Is Your IT Job Safe in the Cloud?

Cisco is the latest company to release customer research into cloud computing trends, and only an average of 18 percent of respondents worldwide said they are using the cloud in any capacity.

However, the outlook is better, as 88 percent said they planned to take up the cloud in some capacity within three years, in the Cisco survey released in December.

The world is full of good intentions, of course, and surveys tend to be optimistic. That's why companies pay to have them done.

One question almost certainly omitted is whether IT staff fear for their jobs in a cloud-based world. The survey listed data security as a chief data center concern, as is typical, but is a different kind of security the real blockage--job security?

From a personal employment perspective, the cloud has arrived at the wrong moment: it's hardly a buoyant job market out there, and people value their positions. We're far less inclined than we might have been 10 years ago to take risks by redefining our roles and churning up the IT landscape.

Tech support tends to split into two areas, at least for smaller organizations: the grunt work of helping end-users ("Why can't I log on?"), and higher-level work maintaining infrastructure. There are also tasks such as purchasing new resources and training, but in smaller organizations these tend to come up occasionally.

If a business were to switch to a complete cloud offering such as Google Apps for Business, a significant part of the infrastructure duties are seemingly eradicated. And that could mean layoffs. There's no need to maintain an e-mail server, for example, or a file server, because all the data is held on Google's cloud.

From a desktop perspective, there's no need to oversee as much software licensing, or ensure systems are patched regularly. All a user needs in the cloud universe is an operating system and a browser. Users could even work from home now that there are no restrictions on software--and no need to ensure that home PCs run the latest version of Microsoft Office, for example.

Somebody would have to oversee the transition to Google Apps, of course, but that's the kind of once-only tasks that outside consultants excel at; everything from cost analysis, to training. The poor old IT employees could be sitting on the sidelines throughout.

Of course, the cloud presents as many opportunities as it does redundancies. It's the same old IT. Just different. We're moving into a pluralistic computing world, for example, where each user will have typically two or more IT devices, such as laptops, mobile phones, and tablets. This is what's driving the cloud, but somebody will have to oversee the purchase and setup of that hardware, especially if regulations must be adhered to. Essentially, the amount of help each employee demands from IT is set to grow significantly.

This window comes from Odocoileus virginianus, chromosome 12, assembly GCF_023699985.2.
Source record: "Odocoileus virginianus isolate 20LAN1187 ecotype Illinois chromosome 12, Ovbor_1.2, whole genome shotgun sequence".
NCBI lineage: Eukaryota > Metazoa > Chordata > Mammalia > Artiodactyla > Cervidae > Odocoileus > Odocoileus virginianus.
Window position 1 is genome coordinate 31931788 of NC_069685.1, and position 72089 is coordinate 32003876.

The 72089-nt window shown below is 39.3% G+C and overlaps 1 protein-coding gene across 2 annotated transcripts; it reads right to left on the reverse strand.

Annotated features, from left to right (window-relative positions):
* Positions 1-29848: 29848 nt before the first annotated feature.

In terms of infrastructure, cloud computing makes your Internet pipeline the single most important element of your IT setup. Workers can't work without it. You might not spend time setting up servers or editing e-mail config files, but you will spend time fiddling with routers and gateways, and setting up redundant connections.

The cloud doesn't magically fix user incompetence. There'll still be people who can't log in since they ran that funny animated .exe file. The familiar 9am crazy hour won't go away.

Cloud computing might even create new opportunities. Take backup, for example. While at one time businesses held their data onsite and backed it up online, the inverse could become true: primary data is held online and backed up locally.

Although the cloud is set to become a nascent area this year, cloud service providers are a little quiet about offline backup (development of offline storage for Gmail appears to have halted entirely, for example), but any IT boss with half a brain will realize how important a contingency plan is. Apart from the obvious risk of a cloud outage or even unexplained loss of data, litigation and discovery in a timely fashion could be hindered by cloud usage. A judge might not accept the excuse that the cloud lost your data, and fines or worse could follow.

In short, be the wise fool, not the blind fool. Don't ignore the cloud; embrace it. Doing so brings the power to control it. Wise up and get a proposal ready for your pointy-haired boss before he's tempted to do so himself. He'll believe the hype, but you know better. There are challenges ahead and, yes, you'll have to make sacrifices in terms of security (research private clouds if you want to have you cake and eat it).

You may think the cloud is bunkum but, for better or worse, it's coming whether we like it or not.

Keir Thomas has been writing about computing since the last century, and more recently has written several best-selling books. You can learn more about him at http://keirthomas.com and his Twitter feed is @keirthomas .

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